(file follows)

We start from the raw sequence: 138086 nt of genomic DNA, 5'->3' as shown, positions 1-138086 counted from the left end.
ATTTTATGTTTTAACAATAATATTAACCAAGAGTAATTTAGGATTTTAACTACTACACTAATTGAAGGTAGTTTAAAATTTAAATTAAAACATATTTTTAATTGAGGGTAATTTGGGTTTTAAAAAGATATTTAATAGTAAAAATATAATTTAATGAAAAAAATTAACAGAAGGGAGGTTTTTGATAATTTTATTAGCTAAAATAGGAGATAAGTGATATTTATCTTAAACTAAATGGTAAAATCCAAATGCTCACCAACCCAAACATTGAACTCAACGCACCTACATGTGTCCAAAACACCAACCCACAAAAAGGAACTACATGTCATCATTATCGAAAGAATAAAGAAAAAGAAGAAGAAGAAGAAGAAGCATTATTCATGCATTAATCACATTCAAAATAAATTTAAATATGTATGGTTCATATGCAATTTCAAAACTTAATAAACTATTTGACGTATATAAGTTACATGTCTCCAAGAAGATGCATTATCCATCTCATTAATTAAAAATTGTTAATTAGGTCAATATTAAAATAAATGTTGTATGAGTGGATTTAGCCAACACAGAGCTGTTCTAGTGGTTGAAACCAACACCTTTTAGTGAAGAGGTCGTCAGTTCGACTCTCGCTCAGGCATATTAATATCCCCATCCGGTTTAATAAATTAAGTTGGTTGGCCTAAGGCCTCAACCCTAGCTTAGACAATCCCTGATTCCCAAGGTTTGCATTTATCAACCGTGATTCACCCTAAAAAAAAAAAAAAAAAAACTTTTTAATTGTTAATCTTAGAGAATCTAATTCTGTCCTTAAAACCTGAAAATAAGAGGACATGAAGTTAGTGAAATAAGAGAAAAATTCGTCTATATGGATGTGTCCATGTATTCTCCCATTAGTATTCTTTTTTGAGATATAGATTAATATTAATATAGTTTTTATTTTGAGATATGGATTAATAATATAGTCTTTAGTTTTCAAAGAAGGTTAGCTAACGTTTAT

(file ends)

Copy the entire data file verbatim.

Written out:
We start from the raw sequence: 138086 nt of genomic DNA, 5'->3' as shown, positions 1-138086 counted from the left end.
ATTTTATGTTTTAACAATAATATTAACCAAGAGTAATTTAGGATTTTAACTACTACACTAATTGAAGGTAGTTTAAAATTTAAATTAAAACATATTTTTAATTGAGGGTAATTTGGGTTTTAAAAAGATATTTAATAGTAAAAATATAATTTAATGAAAAAAATTAACAGAAGGGAGGTTTTTGATAATTTTATTAGCTAAAATAGGAGATAAGTGATATTTATCTTAAACTAAATGGTAAAATCCAAATGCTCACCAACCCAAACATTGAACTCAACGCACCTACATGTGTCCAAAACACCAACCCACAAAAAGGAACTACATGTCATCATTATCGAAAGAATAAAGAAAAAGAAGAAGAAGAAGAAGAAGCATTATTCATGCATTAATCACATTCAAAATAAATTTAAATATGTATGGTTCATATGCAATTTCAAAACTTAATAAACTATTTGACGTATATAAGTTACATGTCTCCAAGAAGATGCATTATCCATCTCATTAATTAAAAATTGTTAATTAGGTCAATATTAAAATAAATGTTGTATGAGTGGATTTAGCCAACACAGAGCTGTTCTAGTGGTTGAAACCAACACCTTTTAGTGAAGAGGTCGTCAGTTCGACTCTCGCTCAGGCATATTAATATCCCCATCCGGTTTAATAAATTAAGTTGGTTGGCCTAAGGCCTCAACCCTAGCTTAGACAATCCCTGATTCCCAAGGTTTGCATTTATCAACCGTGATTCACCCTAAAAAAAAAAAAAAAAAAACTTTTTAATTGTTAATCTTAGAGAATCTAATTCTGTCCTTAAAACCTGAAAATAAGAGGACATGAAGTTAGTGAAATAAGAGAAAAATTCGTCTATATGGATGTGTCCATGTATTCTCCCATTAGTATTCTTTTTTGAGATATAGATTAATATTAATATAGTTTTTATTTTGAGATATGGATTAATAATATAGTCTTTAGTTTTCAAAGAAGGTTAGCTAACGTTTAT